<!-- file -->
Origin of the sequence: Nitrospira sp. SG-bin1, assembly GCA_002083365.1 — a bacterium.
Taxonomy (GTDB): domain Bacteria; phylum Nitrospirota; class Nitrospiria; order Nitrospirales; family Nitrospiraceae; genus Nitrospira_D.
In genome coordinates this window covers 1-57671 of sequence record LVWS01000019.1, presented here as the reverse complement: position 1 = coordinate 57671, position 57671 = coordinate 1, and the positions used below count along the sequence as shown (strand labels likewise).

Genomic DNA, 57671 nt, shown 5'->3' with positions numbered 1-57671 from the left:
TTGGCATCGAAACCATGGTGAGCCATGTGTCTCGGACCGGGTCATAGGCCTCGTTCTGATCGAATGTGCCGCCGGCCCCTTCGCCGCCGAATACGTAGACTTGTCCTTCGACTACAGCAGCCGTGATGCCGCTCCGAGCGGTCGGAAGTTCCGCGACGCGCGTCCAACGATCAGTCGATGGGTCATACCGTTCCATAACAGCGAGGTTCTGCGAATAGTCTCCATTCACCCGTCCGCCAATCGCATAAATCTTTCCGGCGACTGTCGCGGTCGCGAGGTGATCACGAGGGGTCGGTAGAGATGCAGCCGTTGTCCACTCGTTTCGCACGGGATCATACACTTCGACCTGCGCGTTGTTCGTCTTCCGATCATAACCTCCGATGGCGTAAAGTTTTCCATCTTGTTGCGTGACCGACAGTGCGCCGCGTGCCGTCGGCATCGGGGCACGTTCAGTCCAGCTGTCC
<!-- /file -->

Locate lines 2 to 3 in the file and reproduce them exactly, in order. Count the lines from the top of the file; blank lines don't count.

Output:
Taxonomy (GTDB): domain Bacteria; phylum Nitrospirota; class Nitrospiria; order Nitrospirales; family Nitrospiraceae; genus Nitrospira_D.
In genome coordinates this window covers 1-57671 of sequence record LVWS01000019.1, presented here as the reverse complement: position 1 = coordinate 57671, position 57671 = coordinate 1, and the positions used below count along the sequence as shown (strand labels likewise).